Part of the unfathomable absurdity that has unfolded since Truss’s resignation is the way in which the next prime minister will be decided. While there was no agreement on who should take over, the majority of Tory MPs had been in agreement since their party conference that any process to replace Truss must not be put to the members. In the atmosphere of crisis and with the markets watching, they needed someone who could command the support of most MPs.

Yet somehow, to the consternation of many MPs, a process emerged that would see the two final candidates put to a vote of members. The system appears to have developed as a compromise between those wanting a Johnson return and those opposed to it. Many MPs had pressured Brady to ensure that any candidate would need a high threshold of 100 MP backers to make it into the race. This was the “stop Boris” measure.

Meanwhile, MPs point to Conservative party chairman Jake Berry, one of the earliest Johnson backers from the 2016 leadership contest, as the person who pushed for a members’ vote – the former prime minister retains some star billing with the grassroots. The prospect that the contest could once again be decided by party members has led many MPs to conclude the rules now need changing. “The members’ vote doesn’t work,” one said. “It was brought in to include members, but it just lets a load of loons in.” Even if Sunak has a huge lead over Johnson after a final vote of MPs, members would still have the power to foist Johnson upon them.

With the race set up under these rules, Johnson’s team knew the key was somehow reaching the 100 MP threshold. They knew they had to move early and began pressing MPs immediately, including cabinet ministers who might be won over and bring some people with them. Johnson backers were making clear that they understood it would have to be a “very different sort of government”. Johnson himself is said to have been phoning colleagues from his Caribbean holiday – an irony not lost on incredulous MPs opposed to his return.

By Friday, MPs who just months earlier had set out detailed reasons for wanting Johnson out were among those demanding his return.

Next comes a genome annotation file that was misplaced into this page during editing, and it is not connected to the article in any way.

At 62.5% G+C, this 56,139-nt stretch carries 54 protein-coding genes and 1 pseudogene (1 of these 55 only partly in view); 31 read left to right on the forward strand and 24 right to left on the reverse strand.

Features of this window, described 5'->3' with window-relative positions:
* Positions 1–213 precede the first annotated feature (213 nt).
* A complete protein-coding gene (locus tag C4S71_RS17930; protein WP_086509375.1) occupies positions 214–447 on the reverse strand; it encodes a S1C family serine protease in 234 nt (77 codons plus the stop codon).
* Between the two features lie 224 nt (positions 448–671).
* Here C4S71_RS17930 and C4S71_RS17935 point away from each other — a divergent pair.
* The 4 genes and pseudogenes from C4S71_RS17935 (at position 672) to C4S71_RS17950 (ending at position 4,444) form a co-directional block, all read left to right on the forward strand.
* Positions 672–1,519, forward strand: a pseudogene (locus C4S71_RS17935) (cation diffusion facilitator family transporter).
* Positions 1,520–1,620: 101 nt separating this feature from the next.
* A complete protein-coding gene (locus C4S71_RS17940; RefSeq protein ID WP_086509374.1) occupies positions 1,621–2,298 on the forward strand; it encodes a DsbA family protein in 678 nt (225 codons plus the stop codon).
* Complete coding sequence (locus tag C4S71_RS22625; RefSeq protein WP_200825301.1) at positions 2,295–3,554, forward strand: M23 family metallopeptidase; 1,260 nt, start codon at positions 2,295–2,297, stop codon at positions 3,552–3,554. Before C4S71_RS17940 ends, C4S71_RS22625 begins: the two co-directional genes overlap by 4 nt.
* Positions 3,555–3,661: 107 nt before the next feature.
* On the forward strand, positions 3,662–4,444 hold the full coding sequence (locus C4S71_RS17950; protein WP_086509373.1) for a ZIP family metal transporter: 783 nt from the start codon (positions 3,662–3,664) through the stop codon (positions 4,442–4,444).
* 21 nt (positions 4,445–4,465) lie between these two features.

Stoke-on-Trent North MP Jonathan Gullis, a passionate Johnson backer who then joined the mass resignations three months ago, declared once again that he was supporting him. In his July resignation letter, he said the party had been “more focused on dealing with our reputational damage rather than delivering for the people of this country”.

Sleaford and North Hykeham MP Caroline Johnson also backed Johnson. She had previously resigned as vice chair of the Conservative party, citing the “cumulative effect” of Johnson’s “errors of judgment and domestic actions”.

One senior official from the Johnson years was among those to despair of the spectacle. “They’re clowns,” they said. “And can’t complain if the same shit happens again.”

Meanwhile, some MPs were heading in the other direction. One “red wall” MP who had backed Johnson said his re-emergence was madness, adding: “This should be all about good government and getting barnacles off the boat. We just booted him out because of the shit he caused. Do we seriously expect good governance from him?”

The absurdity of the situation, several Tory MPs warned, was that the return of Johnson is the one thing that could precipitate a general election – the least favoured option by Conservatives, given the party’s poll ratings. One said an election would be accompanied by “the end of the Conservative party”.

As amazing as it sounds, there were no active conversations between Labour and potential Tory defectors by the time Truss resigned. Yet this weekend, some Tories are considering their positions in the party for the first time, saying they could not tolerate life with Johnson as their leader once again. Some are still simply trying to digest exactly what is happening.

“I feel like I’ve been walking around for the last three months on crazy pills,” said one MP. “Lately, I’ve just been going up to people shouting: ‘Do something!’ Our standing isn’t holed below the waterline – it’s below the Mariana Trench. There are no metaphors left to describe what is going on.”

By Saturday morning, with the reality of the difficulties Johnson would face in office sinking in, some long-term backers were urging him not to stand. His former editor Charles Moore wrote that Johnson should “sit this one out”.

Another crucial moment will come on Monday, when the pro-Brexit European Research Group of MPs meets to discuss the leadership. Winning the support of the right is now essential for Johnson, but on its own it is unlikely to get him over the 100 MP threshold.

Meanwhile, Downing Street has become a ghostly building. It is still filled with staff, but the bad blood and the humiliation of Truss’s downfall is felt keenly by all who work there. This weekend, they are preparing their goodbyes and buying farewell gifts. They are preparing for one final prime minister’s questions, should Truss be required to complete that one last time on Wednesday. But one senior Downing Street figure described the atmosphere as “complete despair”.

Some of the staff are now contemplating the return of the man who they had been serving under just months earlier. Some could yet be called to give testimony against him in the privileges committee investigation.

The question they are now pondering is whether they will be giving evidence against their old boss, or their current one.